Skip to main content

Subletting Apartments in Virginia

Subletting means taking in another tenant—commonly done to reduce the cost of monthly rental to the original tenant. If you create a lease agreement for your apartment/house/townhome and your lease prohibits subletting, the tenant may not sublet and if he does, you as landlord must act in accordance with your lease agreement to correct the violation.

Subletting may also violate state and city building codes. In order for a tenant to live in a particular space, it must meet county code enforcement requirements including number of square feet per person, number of entry and egress points (doors, windows etc.), windows in bedrooms, fire alarms and/or sprinklers? How about heat? An owner/landlord can be cited for allowing someone to live in this space and could face civil and criminal penalties if injury should occur to a tenant living in substandard conditions.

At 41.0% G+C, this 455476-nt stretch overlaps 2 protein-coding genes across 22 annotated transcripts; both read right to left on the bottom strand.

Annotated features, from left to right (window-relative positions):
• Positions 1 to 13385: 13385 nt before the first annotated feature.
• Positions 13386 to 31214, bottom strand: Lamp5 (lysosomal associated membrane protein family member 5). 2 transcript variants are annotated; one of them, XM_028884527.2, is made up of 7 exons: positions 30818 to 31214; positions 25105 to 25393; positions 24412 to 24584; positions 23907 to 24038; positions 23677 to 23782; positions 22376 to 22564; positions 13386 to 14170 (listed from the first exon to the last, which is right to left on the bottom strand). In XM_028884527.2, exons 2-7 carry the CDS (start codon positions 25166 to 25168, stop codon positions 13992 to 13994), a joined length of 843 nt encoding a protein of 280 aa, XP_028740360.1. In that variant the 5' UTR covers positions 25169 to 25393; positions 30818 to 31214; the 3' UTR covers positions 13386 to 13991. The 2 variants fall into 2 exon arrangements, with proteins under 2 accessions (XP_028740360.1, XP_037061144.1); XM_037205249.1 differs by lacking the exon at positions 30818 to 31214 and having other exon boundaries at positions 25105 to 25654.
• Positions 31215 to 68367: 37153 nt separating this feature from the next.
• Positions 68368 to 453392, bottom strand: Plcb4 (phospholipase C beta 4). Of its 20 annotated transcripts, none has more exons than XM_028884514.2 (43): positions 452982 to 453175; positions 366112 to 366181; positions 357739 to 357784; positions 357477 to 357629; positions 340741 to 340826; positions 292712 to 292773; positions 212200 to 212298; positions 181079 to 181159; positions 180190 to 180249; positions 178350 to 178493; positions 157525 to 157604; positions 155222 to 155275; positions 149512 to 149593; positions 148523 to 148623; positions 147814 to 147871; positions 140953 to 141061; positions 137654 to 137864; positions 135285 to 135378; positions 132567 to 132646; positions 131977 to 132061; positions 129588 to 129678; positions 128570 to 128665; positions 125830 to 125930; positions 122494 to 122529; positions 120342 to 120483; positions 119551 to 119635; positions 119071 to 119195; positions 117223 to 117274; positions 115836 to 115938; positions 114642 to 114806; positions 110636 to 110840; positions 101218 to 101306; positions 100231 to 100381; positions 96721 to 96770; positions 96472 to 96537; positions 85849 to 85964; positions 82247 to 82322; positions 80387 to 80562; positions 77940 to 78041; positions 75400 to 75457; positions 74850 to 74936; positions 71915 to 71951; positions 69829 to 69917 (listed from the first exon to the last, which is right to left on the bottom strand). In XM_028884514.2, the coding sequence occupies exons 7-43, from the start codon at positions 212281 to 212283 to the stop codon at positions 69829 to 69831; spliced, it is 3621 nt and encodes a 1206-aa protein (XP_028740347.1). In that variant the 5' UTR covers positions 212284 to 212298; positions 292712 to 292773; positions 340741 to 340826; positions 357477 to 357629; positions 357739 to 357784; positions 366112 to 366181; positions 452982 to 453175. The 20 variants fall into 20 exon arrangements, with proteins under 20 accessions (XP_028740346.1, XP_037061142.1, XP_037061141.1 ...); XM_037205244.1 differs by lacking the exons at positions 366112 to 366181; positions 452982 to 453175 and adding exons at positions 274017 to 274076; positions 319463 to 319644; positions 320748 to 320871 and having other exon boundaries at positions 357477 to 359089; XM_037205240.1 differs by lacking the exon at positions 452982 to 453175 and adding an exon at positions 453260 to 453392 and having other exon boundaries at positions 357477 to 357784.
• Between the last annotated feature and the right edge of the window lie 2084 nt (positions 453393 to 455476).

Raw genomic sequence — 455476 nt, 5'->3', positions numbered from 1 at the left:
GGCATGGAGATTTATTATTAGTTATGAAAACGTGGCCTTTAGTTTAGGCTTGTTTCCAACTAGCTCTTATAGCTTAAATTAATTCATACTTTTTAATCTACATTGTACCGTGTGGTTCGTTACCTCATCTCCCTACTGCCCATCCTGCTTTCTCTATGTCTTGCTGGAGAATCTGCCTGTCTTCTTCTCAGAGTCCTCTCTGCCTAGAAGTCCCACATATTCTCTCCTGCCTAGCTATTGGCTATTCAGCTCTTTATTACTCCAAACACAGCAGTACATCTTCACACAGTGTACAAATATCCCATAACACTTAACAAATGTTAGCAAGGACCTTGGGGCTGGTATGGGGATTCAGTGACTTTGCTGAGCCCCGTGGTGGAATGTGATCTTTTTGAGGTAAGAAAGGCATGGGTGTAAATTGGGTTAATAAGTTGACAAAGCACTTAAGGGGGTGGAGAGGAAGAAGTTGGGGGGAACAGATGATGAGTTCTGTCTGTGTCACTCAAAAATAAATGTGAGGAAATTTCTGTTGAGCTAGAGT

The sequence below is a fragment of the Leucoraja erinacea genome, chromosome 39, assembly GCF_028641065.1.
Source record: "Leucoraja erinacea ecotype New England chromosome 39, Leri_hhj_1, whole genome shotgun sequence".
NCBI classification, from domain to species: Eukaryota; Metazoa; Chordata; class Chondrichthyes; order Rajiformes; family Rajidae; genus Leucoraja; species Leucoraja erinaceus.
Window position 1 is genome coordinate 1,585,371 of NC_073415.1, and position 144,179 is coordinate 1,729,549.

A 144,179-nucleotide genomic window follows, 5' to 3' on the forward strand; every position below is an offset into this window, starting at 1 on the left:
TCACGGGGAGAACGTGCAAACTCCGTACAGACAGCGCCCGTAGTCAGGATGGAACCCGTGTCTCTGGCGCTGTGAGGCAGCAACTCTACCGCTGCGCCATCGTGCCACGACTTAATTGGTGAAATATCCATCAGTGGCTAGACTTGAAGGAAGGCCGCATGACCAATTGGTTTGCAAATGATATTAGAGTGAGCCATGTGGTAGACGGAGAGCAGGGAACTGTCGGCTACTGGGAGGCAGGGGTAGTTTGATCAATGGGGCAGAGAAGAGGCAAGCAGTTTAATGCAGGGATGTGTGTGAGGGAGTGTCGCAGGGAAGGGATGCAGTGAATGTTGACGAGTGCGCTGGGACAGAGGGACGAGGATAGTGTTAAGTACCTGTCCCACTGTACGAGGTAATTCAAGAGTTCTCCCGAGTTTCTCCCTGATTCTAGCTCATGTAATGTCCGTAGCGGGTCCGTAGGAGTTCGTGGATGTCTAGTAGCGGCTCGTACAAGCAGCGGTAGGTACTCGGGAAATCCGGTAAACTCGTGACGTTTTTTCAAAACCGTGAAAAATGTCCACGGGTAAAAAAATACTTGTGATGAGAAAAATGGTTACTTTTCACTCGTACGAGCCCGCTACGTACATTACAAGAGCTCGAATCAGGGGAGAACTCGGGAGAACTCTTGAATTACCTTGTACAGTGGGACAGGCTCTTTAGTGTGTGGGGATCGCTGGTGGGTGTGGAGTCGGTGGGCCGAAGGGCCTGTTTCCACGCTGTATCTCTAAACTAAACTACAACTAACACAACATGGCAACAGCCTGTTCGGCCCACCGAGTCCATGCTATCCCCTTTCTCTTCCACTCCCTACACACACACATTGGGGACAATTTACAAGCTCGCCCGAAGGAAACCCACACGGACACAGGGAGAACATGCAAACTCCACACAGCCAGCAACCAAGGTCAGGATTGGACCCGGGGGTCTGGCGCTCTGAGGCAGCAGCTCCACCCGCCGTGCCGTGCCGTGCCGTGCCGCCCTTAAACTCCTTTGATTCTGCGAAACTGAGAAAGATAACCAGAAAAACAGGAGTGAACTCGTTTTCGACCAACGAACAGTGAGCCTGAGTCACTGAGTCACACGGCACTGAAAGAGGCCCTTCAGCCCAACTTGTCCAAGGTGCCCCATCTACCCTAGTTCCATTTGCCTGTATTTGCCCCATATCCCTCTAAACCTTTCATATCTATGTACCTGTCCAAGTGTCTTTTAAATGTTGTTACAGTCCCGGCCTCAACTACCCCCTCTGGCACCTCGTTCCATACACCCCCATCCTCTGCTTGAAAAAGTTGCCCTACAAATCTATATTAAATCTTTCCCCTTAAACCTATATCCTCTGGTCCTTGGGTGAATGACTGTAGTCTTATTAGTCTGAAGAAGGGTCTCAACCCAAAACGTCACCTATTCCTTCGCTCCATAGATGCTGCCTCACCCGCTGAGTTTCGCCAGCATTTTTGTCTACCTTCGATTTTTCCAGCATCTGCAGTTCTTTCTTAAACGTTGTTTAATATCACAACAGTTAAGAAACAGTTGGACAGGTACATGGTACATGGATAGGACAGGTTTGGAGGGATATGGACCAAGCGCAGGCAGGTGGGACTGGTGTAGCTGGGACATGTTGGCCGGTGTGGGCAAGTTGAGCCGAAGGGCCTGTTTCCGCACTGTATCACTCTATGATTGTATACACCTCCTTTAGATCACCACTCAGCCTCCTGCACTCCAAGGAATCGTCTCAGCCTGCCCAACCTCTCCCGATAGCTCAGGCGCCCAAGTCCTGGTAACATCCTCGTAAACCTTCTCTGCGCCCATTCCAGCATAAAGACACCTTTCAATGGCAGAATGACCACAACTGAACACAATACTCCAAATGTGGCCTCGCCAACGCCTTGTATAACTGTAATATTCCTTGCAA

If you have to go so far as to evict the tenant, make sure you list all those living on your property—not just the original lease in order to ensure the eviction will apply to all those living in your property. If the tenant moves out and leaves you with the occupant, that tenant has not vacated the unit because someone is still living there.

Additional resources provided by the author

Avvo's sublease agreement form

Rate this guide


Recommended articles about Real estate

Can’t find what you’re looking for?


Post a free question on our public forum.

Ask a Question

- or -

Search for lawyers by reviews and ratings.

Find a Lawyer